NITDA sets up special committee to support struggling startups

The National Information Technology Development Agency (NITDA) wants to provide an exemption for startups providing essential services during the lockdown in Nigeria. The agency created an online form on April 5 to identify essential services companies.

The move comes one week after the government announced the lockdown of Lagos, Ogun state and Abuja. Ahead of the lockdown, the government did not set up a process for companies providing essential services to apply for exemptions. Instead, it granted a blanket exemption for certain industries. 

This caused confusion for some businesses, especially logistics companies. Kobo360 said over 3,000 drivers on its platform stopped working because of the lack of clarity. Jumia’s warehouse in Lagos was temporarily closed a day after the lockdown went into effect.

NITDA is trying to correct this problem.

The move is part of a broader intervention plan for the tech ecosystem.

Coronavirus has caused havoc to the global economy and Nigeria is no exception. As consumer demand for most goods and services fail, many tech-driven businesses are struggling and many could fail. The Nigerian government is stepping in to support these companies.

April 1, NITDA set up a 10-member advisory committee to advise it on ways it can support the tech ecosystem.

Leading the committee is Tomi Davies, the Chairman of Innovation Support Network (ISN) and President of the African Business Angels Network (ABAN). Speaking to TechCabal, Davies explained that the committee aims to cushion the impact of the COVID-19 on the operations and survival of tech-driven businesses.

Other committee members include Amal Hassan, CEO, Outsource Global; Bosun Tijani, CEO, CCHub; Juliet Anammah, Head of International Affairs, Jumia Group; Kola Aina, Founder, Ventures Platform; Musa Ali Baba, CEO Teasy Pay; Iyinoluwa Aboyeji, Co-Founder Future.Africa, Andela and Flutterwave; and Collins Onuegbu, CEO Signal Alliance. Dr Kalli Zannah, Special Assistant to the Minister of Communications and Digital Economy is also a member.

“The COVID-19 economic slowdown has greatly increased challenges with access to revenue and capital funding for technology and tech-enabled ventures,” Tomi Davies told TechCabal.

“A recent report indicates that over 80% of startups are expected to fail as a result of the recession,” he said.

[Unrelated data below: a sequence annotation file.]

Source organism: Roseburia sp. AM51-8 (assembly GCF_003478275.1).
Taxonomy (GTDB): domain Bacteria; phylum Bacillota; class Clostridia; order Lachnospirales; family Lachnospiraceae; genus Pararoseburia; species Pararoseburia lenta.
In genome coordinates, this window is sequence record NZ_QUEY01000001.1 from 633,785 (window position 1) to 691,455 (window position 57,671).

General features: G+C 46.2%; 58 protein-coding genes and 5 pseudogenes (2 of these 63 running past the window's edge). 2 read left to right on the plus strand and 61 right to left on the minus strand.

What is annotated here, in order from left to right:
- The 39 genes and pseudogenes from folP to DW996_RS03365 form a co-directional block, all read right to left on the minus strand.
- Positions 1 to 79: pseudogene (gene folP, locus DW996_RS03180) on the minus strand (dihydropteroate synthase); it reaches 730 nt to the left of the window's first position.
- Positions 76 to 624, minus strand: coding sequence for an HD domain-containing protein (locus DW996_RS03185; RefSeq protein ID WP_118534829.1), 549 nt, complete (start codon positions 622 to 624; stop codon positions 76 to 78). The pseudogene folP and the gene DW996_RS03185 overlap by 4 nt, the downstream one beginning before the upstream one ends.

The new committee is “set out to elicit, review and recommend business continuity support to the emerging tech ecosystem in Nigeria,” Davies shared.

The NITDA committee has a number of tasks ahead of it.

First, it will develop strategies to provide affordable internet for businesses and individuals. Unlike many countries, telcos in Nigeria have not adjusted internet data plans to support people working remotely.

Second, it is working on a framework to improve access to finance for tech companies. 

“Even high-quality startups are already having challenges raising equity financing and the resulting lack of working capital will mean having to lay off employees,” Davies said.

A third task is to support tech hubs and help startups access hubs’ remote resources. The pandemic has had negative effects on hubs forcing many to shut down and startups to lose access to some of their resources. “To survive, they will need to develop new business models and continue to run critical operational activities remotely,” Davies explained.

And fourth, the committee will develop measures to improve the adoption of digital services for people to work from home during this period. According to Davies, “moving a significant percentage of the population online will be critical to reducing physical ways of working prone to person to person infection.”

Two days after the committee was inaugurated, it submitted a preliminary report with recommendations to the government.

“NITDA asked for a report within 48 hours,” Davies wrote on Twitter. “We delivered, jokingly requesting government do likewise with our recommendations.”

Director-General of NITDA, Kashifu Inuwa Abdullahi , has started working with the recommendation, Davies shared.

Exemption for tech-driven companies is one example. Reducing tax burdens on companies is also high on the agenda of the committee.

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